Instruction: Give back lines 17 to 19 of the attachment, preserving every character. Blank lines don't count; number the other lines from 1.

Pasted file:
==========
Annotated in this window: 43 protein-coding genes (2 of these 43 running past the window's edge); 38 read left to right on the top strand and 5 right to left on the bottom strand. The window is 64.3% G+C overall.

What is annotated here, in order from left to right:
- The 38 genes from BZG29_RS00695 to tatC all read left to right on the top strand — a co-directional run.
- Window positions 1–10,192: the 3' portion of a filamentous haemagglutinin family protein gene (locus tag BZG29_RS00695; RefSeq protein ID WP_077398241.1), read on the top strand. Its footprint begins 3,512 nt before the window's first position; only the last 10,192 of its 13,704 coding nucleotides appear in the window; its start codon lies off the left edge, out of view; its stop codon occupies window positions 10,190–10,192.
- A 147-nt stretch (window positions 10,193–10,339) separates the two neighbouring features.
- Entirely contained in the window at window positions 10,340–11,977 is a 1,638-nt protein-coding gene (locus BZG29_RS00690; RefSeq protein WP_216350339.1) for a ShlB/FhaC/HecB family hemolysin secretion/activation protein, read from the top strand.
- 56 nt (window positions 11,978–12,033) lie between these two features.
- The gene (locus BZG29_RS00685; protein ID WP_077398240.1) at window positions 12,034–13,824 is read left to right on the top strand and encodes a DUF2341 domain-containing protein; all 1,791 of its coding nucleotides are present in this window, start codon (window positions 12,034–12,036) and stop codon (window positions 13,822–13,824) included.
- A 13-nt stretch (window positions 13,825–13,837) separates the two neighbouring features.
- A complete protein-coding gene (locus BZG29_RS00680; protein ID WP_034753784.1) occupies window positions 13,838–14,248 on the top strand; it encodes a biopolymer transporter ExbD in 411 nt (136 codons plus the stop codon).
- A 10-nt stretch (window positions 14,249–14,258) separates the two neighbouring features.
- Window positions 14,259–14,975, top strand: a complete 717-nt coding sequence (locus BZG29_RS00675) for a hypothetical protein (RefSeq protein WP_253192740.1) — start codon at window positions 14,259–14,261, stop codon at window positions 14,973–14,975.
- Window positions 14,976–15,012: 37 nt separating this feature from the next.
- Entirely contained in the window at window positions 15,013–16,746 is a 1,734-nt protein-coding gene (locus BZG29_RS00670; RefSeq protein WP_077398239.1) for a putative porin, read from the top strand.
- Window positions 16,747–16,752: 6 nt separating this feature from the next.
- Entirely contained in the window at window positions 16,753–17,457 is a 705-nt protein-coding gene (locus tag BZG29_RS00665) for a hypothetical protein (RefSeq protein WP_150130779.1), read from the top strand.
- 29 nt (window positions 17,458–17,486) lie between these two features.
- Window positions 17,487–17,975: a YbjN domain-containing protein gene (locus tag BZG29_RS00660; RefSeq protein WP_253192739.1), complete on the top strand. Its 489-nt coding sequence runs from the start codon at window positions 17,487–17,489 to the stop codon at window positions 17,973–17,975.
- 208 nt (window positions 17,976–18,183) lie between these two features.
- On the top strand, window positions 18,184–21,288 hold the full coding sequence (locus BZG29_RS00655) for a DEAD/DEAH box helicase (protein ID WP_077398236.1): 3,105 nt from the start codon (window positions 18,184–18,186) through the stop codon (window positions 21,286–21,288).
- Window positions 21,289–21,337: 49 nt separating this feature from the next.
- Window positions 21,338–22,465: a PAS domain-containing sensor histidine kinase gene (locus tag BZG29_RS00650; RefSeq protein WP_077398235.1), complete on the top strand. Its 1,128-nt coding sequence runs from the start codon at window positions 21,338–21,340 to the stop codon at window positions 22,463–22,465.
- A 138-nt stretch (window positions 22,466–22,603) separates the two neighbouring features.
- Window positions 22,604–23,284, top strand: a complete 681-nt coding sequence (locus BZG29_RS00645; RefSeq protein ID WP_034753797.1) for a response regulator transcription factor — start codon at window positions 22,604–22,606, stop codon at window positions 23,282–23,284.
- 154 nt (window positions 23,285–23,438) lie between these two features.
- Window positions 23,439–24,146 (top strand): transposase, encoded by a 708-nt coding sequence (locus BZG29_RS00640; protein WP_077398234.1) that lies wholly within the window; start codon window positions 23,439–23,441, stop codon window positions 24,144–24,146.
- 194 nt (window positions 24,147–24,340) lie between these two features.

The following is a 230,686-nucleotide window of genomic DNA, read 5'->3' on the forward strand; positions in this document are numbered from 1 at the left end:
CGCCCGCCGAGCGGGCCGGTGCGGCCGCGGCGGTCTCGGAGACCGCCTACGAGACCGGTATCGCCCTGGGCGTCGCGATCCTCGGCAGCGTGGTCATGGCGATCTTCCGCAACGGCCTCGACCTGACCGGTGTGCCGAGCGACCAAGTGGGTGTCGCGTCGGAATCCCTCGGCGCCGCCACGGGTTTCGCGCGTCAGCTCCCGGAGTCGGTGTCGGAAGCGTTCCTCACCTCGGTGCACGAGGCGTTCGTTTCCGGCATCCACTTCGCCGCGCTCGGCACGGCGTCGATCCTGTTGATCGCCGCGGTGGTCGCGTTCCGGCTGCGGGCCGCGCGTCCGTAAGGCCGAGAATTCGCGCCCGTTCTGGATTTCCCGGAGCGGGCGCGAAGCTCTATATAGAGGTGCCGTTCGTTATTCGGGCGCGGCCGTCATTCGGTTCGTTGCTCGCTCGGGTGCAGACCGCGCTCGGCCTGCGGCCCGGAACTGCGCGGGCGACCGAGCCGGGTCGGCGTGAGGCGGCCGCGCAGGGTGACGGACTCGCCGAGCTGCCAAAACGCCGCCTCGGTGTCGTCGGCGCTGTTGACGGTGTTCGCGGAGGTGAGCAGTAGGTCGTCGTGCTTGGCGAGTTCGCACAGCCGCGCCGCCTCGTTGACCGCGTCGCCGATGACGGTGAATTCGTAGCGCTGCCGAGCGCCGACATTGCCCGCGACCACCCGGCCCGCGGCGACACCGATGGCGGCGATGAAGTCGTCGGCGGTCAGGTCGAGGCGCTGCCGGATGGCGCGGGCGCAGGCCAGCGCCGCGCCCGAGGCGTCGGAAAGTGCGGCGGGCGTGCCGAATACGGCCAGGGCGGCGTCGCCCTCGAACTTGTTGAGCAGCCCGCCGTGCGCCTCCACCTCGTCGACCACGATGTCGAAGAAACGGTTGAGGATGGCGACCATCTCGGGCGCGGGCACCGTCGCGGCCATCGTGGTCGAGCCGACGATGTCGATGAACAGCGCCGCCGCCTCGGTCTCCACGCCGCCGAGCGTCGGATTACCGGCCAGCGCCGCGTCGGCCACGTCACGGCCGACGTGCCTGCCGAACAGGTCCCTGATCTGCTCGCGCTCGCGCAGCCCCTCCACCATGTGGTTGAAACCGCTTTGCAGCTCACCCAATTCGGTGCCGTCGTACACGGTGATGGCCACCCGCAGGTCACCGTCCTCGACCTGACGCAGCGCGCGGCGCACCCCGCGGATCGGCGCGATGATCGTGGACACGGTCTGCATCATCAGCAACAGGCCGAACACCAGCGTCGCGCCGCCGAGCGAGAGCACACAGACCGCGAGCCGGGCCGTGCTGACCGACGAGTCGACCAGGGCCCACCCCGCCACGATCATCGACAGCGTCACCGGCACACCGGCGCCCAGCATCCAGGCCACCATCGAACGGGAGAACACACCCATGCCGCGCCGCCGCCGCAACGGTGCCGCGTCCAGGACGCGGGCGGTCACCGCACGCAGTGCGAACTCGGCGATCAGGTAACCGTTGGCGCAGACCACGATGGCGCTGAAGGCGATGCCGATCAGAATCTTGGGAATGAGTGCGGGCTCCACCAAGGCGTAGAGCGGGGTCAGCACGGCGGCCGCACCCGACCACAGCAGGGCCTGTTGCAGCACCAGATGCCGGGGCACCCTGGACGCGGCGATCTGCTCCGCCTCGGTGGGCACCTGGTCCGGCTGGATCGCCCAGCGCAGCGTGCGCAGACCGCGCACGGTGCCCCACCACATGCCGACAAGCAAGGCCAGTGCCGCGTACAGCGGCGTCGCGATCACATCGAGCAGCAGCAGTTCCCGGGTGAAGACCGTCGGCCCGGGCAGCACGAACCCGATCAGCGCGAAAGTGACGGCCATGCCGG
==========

- 29 nt (window positions 17,458–17,486) lie between these two features.
- Window positions 17,487–17,975: a YbjN domain-containing protein gene (locus tag BZG29_RS00660; RefSeq protein WP_253192739.1), complete on the top strand. Its 489-nt coding sequence runs from the start codon at window positions 17,487–17,489 to the stop codon at window positions 17,973–17,975.
- 208 nt (window positions 17,976–18,183) lie between these two features.